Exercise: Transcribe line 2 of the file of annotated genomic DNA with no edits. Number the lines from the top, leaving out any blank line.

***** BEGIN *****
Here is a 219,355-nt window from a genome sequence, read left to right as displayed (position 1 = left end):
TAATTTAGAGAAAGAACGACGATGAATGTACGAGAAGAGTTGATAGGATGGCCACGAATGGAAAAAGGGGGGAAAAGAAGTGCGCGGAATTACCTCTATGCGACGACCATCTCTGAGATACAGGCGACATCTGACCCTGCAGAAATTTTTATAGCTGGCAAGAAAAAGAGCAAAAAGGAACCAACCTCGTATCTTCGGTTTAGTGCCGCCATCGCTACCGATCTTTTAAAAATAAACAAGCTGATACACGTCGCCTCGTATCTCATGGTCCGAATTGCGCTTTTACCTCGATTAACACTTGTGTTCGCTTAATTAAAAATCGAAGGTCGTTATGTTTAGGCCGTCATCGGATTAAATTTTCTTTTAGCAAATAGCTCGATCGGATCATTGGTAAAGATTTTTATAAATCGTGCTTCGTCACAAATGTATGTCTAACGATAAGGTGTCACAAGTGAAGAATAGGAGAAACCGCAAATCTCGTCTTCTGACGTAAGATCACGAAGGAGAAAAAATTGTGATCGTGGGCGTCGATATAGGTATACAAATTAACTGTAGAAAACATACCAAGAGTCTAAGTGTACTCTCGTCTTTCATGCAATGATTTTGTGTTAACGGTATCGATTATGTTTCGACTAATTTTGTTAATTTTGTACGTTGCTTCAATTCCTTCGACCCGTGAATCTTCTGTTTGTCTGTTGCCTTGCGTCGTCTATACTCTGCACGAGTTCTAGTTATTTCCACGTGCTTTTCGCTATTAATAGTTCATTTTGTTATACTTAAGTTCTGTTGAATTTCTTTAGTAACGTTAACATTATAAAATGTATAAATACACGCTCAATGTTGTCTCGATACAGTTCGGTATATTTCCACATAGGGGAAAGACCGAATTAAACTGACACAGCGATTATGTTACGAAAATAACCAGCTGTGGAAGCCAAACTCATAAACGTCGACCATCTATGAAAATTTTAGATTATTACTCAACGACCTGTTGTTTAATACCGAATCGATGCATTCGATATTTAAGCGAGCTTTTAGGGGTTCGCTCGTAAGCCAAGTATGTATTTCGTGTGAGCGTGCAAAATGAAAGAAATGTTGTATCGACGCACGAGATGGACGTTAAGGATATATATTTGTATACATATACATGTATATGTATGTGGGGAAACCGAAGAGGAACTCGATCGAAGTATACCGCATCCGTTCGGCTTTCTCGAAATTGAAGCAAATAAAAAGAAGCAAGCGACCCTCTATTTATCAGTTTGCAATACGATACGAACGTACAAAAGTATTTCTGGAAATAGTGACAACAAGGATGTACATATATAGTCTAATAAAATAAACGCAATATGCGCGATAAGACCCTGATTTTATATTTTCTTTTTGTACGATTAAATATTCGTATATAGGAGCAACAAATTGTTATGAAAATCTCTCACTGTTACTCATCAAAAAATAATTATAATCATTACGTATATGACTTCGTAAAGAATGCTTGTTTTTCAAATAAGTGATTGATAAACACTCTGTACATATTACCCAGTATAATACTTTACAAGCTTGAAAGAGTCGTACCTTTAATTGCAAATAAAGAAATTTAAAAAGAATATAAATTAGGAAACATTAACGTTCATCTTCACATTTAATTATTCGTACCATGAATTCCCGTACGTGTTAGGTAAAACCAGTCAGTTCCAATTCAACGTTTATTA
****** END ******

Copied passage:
TAATTTAGAGAAAGAACGACGATGAATGTACGAGAAGAGTTGATAGGATGGCCACGAATGGAAAAAGGGGGGAAAAGAAGTGCGCGGAATTACCTCTATGCGACGACCATCTCTGAGATACAGGCGACATCTGACCCTGCAGAAATTTTTATAGCTGGCAAGAAAAAGAGCAAAAAGGAACCAACCTCGTATCTTCGGTTTAGTGCCGCCATCGCTACCGATCTTTTAAAAATAAACAAGCTGATACACGTCGCCTCGTATCTCATGGTCCGAATTGCGCTTTTACCTCGATTAACACTTGTGTTCGCTTAATTAAAAATCGAAGGTCGTTATGTTTAGGCCGTCATCGGATTAAATTTTCTTTTAGCAAATAGCTCGATCGGATCATTGGTAAAGATTTTTATAAATCGTGCTTCGTCACAAATGTATGTCTAACGATAAGGTGTCACAAGTGAAGAATAGGAGAAACCGCAAATCTCGTCTTCTGACGTAAGATCACGAAGGAGAAAAAATTGTGATCGTGGGCGTCGATATAGGTATACAAATTAACTGTAGAAAACATACCAAGAGTCTAAGTGTACTCTCGTCTTTCATGCAATGATTTTGTGTTAACGGTATCGATTATGTTTCGACTAATTTTGTTAATTTTGTACGTTGCTTCAATTCCTTCGACCCGTGAATCTTCTGTTTGTCTGTTGCCTTGCGTCGTCTATACTCTGCACGAGTTCTAGTTATTTCCACGTGCTTTTCGCTATTAATAGTTCATTTTGTTATACTTAAGTTCTGTTGAATTTCTTTAGTAACGTTAACATTATAAAATGTATAAATACACGCTCAATGTTGTCTCGATACAGTTCGGTATATTTCCACATAGGGGAAAGACCGAATTAAACTGACACAGCGATTATGTTACGAAAATAACCAGCTGTGGAAGCCAAACTCATAAACGTCGACCATCTATGAAAATTTTAGATTATTACTCAACGACCTGTTGTTTAATACCGAATCGATGCATTCGATATTTAAGCGAGCTTTTAGGGGTTCGCTCGTAAGCCAAGTATGTATTTCGTGTGAGCGTGCAAAATGAAAGAAATGTTGTATCGACGCACGAGATGGACGTTAAGGATATATATTTGTATACATATACATGTATATGTATGTGGGGAAACCGAAGAGGAACTCGATCGAAGTATACCGCATCCGTTCGGCTTTCTCGAAATTGAAGCAAATAAAAAGAAGCAAGCGACCCTCTATTTATCAGTTTGCAATACGATACGAACGTACAAAAGTATTTCTGGAAATAGTGACAACAAGGATGTACATATATAGTCTAATAAAATAAACGCAATATGCGCGATAAGACCCTGATTTTATATTTTCTTTTTGTACGATTAAATATTCGTATATAGGAGCAACAAATTGTTATGAAAATCTCTCACTGTTACTCATCAAAAAATAATTATAATCATTACGTATATGACTTCGTAAAGAATGCTTGTTTTTCAAATAAGTGATTGATAAACACTCTGTACATATTACCCAGTATAATACTTTACAAGCTTGAAAGAGTCGTACCTTTAATTGCAAATAAAGAAATTTAAAAAGAATATAAATTAGGAAACATTAACGTTCATCTTCACATTTAATTATTCGTACCATGAATTCCCGTACGTGTTAGGTAAAACCAGTCAGTTCCAATTCAACGTTTATTA